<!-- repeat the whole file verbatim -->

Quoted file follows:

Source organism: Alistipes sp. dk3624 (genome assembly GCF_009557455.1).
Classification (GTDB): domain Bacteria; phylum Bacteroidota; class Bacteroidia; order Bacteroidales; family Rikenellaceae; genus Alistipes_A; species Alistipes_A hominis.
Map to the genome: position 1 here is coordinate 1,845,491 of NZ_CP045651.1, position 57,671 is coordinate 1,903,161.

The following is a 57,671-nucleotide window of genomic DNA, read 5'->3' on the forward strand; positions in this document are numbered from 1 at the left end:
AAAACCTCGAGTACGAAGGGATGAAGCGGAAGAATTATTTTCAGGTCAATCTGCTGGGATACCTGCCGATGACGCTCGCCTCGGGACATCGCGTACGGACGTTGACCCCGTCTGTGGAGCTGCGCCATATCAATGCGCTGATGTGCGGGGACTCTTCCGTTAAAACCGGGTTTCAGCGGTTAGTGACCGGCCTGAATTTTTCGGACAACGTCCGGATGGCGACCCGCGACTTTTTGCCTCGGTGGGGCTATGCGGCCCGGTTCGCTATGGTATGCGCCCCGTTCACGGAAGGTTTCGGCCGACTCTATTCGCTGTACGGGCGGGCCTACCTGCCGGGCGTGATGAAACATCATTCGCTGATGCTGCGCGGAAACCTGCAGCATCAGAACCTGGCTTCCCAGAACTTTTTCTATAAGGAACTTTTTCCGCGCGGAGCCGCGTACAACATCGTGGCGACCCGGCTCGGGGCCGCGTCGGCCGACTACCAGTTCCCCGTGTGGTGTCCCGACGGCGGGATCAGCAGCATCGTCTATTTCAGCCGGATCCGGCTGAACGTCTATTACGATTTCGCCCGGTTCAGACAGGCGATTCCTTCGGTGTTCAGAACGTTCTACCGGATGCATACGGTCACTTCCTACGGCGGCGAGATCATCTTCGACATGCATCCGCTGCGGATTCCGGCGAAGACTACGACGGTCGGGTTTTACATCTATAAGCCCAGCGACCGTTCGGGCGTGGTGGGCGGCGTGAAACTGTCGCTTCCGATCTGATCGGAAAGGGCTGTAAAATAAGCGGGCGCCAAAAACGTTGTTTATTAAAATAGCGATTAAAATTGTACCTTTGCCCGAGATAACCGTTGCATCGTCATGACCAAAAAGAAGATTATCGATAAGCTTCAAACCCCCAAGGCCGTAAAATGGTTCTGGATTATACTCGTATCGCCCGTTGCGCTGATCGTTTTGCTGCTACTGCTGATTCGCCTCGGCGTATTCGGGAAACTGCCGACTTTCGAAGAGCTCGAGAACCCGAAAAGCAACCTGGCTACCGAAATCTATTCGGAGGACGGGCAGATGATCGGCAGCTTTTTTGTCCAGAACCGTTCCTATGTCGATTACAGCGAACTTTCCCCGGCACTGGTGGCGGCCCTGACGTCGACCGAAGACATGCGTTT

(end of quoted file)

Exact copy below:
Source organism: Alistipes sp. dk3624 (genome assembly GCF_009557455.1).
Classification (GTDB): domain Bacteria; phylum Bacteroidota; class Bacteroidia; order Bacteroidales; family Rikenellaceae; genus Alistipes_A; species Alistipes_A hominis.
Map to the genome: position 1 here is coordinate 1,845,491 of NZ_CP045651.1, position 57,671 is coordinate 1,903,161.

The following is a 57,671-nucleotide window of genomic DNA, read 5'->3' on the forward strand; positions in this document are numbered from 1 at the left end:
AAAACCTCGAGTACGAAGGGATGAAGCGGAAGAATTATTTTCAGGTCAATCTGCTGGGATACCTGCCGATGACGCTCGCCTCGGGACATCGCGTACGGACGTTGACCCCGTCTGTGGAGCTGCGCCATATCAATGCGCTGATGTGCGGGGACTCTTCCGTTAAAACCGGGTTTCAGCGGTTAGTGACCGGCCTGAATTTTTCGGACAACGTCCGGATGGCGACCCGCGACTTTTTGCCTCGGTGGGGCTATGCGGCCCGGTTCGCTATGGTATGCGCCCCGTTCACGGAAGGTTTCGGCCGACTCTATTCGCTGTACGGGCGGGCCTACCTGCCGGGCGTGATGAAACATCATTCGCTGATGCTGCGCGGAAACCTGCAGCATCAGAACCTGGCTTCCCAGAACTTTTTCTATAAGGAACTTTTTCCGCGCGGAGCCGCGTACAACATCGTGGCGACCCGGCTCGGGGCCGCGTCGGCCGACTACCAGTTCCCCGTGTGGTGTCCCGACGGCGGGATCAGCAGCATCGTCTATTTCAGCCGGATCCGGCTGAACGTCTATTACGATTTCGCCCGGTTCAGACAGGCGATTCCTTCGGTGTTCAGAACGTTCTACCGGATGCATACGGTCACTTCCTACGGCGGCGAGATCATCTTCGACATGCATCCGCTGCGGATTCCGGCGAAGACTACGACGGTCGGGTTTTACATCTATAAGCCCAGCGACCGTTCGGGCGTGGTGGGCGGCGTGAAACTGTCGCTTCCGATCTGATCGGAAAGGGCTGTAAAATAAGCGGGCGCCAAAAACGTTGTTTATTAAAATAGCGATTAAAATTGTACCTTTGCCCGAGATAACCGTTGCATCGTCATGACCAAAAAGAAGATTATCGATAAGCTTCAAACCCCCAAGGCCGTAAAATGGTTCTGGATTATACTCGTATCGCCCGTTGCGCTGATCGTTTTGCTGCTACTGCTGATTCGCCTCGGCGTATTCGGGAAACTGCCGACTTTCGAAGAGCTCGAGAACCCGAAAAGCAACCTGGCTACCGAAATCTATTCGGAGGACGGGCAGATGATCGGCAGCTTTTTTGTCCAGAACCGTTCCTATGTCGATTACAGCGAACTTTCCCCGGCACTGGTGGCGGCCCTGACGTCGACCGAAGACATGCGTTT